Seen in three dimensions, the transport tissues in Avicennia had a network-like structure (Fig. 1c–k). This network of xylem and phloem tissue, extensively connected in horizontal and vertical direction, confirmed the existence of the structure proposed by Schmitz et al. [3], [13] for A. marina as well as with the structure proposed by Zamski [15] who studied young A. resinifera and A. germinans trees. Our study however, added that a similar three-dimensional structure systematically occurred in stems of different Avicennia species from different origins, and in roots, branches and stems from A. marina (Table 1). Therefore, the structure could be considered a general characteristic of the mangrove genus Avicennia. Furhtermore we added that the observed network was highly variable with tree height and position in the tree for all species studied as the connection pattern could change within a few micrometers only (Fig. 1d–e, h–k).

Similar reticulate three-dimensional structures have, as far as we are aware, been proposed (i) in small stems of Anabasis articulata and Kochia indica [11], (ii) in roots of Beta vulgaris [27] and (iii) in branches and stems of Dalbergia paniculata [28] having concentric rings of successive cambia. Furthermore, this structure has been observed in branches of Bougainvillea spectabilis [29], in stems of Phytolacca dioica [30] and in small stems of Atriplex halimus [8], [11] and Haloxylon salicornicium [11] having concentric rings of collateral vascular bundles. With the exception of Fahn et al. [8], [11] and Zamski 1979 [15], three-dimensional visualisations and characterisations of these structures are lacking. In general, a three-dimensional way of interpreting internal phloem is not yet developed, although the articles of Fahn and Zamski were published in 1967, 1979 and 1986 already. This lack of spatial insight is obstructing in depth discussions on the ecological and developmental implications of the observed reticulate structures.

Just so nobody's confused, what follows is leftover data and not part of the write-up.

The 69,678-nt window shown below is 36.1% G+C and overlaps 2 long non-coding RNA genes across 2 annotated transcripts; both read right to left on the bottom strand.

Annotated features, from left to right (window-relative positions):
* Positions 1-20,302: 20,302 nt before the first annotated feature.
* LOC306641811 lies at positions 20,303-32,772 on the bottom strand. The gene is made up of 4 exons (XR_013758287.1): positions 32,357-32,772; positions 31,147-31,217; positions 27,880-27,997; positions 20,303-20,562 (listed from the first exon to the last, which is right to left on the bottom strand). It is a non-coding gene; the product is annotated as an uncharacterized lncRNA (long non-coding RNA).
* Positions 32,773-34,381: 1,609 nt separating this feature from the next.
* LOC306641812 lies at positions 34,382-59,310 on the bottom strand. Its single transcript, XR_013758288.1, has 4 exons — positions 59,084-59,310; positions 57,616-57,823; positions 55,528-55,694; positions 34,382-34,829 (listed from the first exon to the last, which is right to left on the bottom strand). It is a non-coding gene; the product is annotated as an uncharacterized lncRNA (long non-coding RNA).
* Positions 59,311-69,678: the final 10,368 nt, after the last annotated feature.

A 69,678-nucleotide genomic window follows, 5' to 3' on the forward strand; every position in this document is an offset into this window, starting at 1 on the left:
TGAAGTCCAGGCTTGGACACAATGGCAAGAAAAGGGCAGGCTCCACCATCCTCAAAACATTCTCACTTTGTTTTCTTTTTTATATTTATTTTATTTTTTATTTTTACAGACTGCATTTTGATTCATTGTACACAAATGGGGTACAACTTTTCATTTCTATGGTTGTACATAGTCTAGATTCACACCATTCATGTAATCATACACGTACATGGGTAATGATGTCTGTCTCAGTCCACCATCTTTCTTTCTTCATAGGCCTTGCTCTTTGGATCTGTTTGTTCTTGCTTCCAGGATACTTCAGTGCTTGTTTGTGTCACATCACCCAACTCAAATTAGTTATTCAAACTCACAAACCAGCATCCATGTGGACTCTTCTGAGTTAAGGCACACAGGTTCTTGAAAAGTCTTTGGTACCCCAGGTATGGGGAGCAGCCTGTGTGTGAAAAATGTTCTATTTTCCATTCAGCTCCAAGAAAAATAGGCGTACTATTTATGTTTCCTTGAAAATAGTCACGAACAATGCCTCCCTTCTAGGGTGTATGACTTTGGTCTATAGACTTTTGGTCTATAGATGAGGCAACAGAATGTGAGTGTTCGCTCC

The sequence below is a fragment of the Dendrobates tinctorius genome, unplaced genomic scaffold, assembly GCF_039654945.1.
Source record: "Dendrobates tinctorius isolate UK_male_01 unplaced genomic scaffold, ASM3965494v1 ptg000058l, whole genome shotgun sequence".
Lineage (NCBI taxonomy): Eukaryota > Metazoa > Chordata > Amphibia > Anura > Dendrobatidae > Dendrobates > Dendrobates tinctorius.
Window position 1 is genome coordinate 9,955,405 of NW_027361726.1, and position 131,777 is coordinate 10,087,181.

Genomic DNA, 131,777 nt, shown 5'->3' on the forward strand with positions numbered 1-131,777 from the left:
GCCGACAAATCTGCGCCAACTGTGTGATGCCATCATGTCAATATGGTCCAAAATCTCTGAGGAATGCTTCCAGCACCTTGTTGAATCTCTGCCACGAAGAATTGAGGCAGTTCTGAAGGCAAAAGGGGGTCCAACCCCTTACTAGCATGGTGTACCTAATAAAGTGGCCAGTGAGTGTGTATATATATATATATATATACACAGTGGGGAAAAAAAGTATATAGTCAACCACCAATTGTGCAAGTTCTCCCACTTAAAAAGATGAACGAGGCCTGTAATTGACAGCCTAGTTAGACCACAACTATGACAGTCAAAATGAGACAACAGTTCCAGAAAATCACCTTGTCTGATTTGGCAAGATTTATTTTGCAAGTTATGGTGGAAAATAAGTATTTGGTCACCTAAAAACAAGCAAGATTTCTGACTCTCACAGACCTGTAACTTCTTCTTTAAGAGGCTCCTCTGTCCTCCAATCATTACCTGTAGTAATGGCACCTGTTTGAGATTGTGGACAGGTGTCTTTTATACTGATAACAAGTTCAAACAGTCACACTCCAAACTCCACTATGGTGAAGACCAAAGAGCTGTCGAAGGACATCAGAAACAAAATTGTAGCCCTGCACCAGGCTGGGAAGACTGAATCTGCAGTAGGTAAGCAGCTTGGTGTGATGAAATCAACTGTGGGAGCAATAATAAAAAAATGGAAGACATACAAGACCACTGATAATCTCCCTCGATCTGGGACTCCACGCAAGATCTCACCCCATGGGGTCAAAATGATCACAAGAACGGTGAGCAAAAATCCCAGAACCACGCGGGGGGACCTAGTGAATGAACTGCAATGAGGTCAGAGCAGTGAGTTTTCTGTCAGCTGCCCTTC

Observation of transversal sections of other species in which successive cambia have been described as concentric rings [e.g. 27], [31], [32] showed that many more species potentially have a complex network of transport tissues. Connections between rings could already be seen in two-dimensional observations. Furthermore, in the stem of Combretum nigricans, the diffuse internal phloem, seen as scattered patches on transversal stem sections, was also observed to be organised as a network if watched in three dimensions [33]. This only strengthened the demand for three-dimensional observations of plant anatomy and morphology and for wood anatomical studies with three-dimensional approaches of scientific questions.

Within the observed structure, vessels were criss-crossing different xylem patches along the tree stem. Since each xylem patch is formed by another (part of the) cambium, vessel elements of the same vessel were not always derived from one cambial zone only. To assure the longitudinal alignment of vessel elements, a xylogenic signal might be given by the developing vessel to an undifferentiated cell in the cambial zone of a contiguous xylem patch via parenchyma-vessel pits [34], [35], [36].

The complex reticulate structure raised questions about its formation and functioning. What type of cambium can give rise to this kind of spatial structure? How does such a cambium originate? Is there a different system of molecular signalling in these non-continuous tissues than in a cylindrical cambium? Has this kind of organisation a functional significance? Answers to these questions touch upon our fundamental understanding of the hydraulic architecture and its ontogeny in plants and in trees in particular and may reveal unknown mechanisms of plant growth and functioning.

Looking at the visualized three-dimensional structure of the xylem and phloem tissue in Avicennia, we would expect the cambia in Avicennia to have the same reticulate structure as the xylem and phloem tissue, and, in that sense, be non-continuous, either in space or in time. Speculating about the nature of such cambia, we could define two possibilities: cambia that look like fishnet stockings or cambia that are broken cylinders (Fig. 4). In the first model (Fig. 4a), we imagined multiple layers of cambium sheets that are discontinuous along as well as around the tree stem and that are possibly connected, while in the second one (Fig. 4b), continuous cambium sheets have the ability to break up longitudinally and/or radially at certain locations, after formation. Both models have to be considered together with the possibility of cambia to line up radially and longitudinally once active and of different growth speeds in distinct parts of the tree as has been already proposed by Schmitz et al. [3].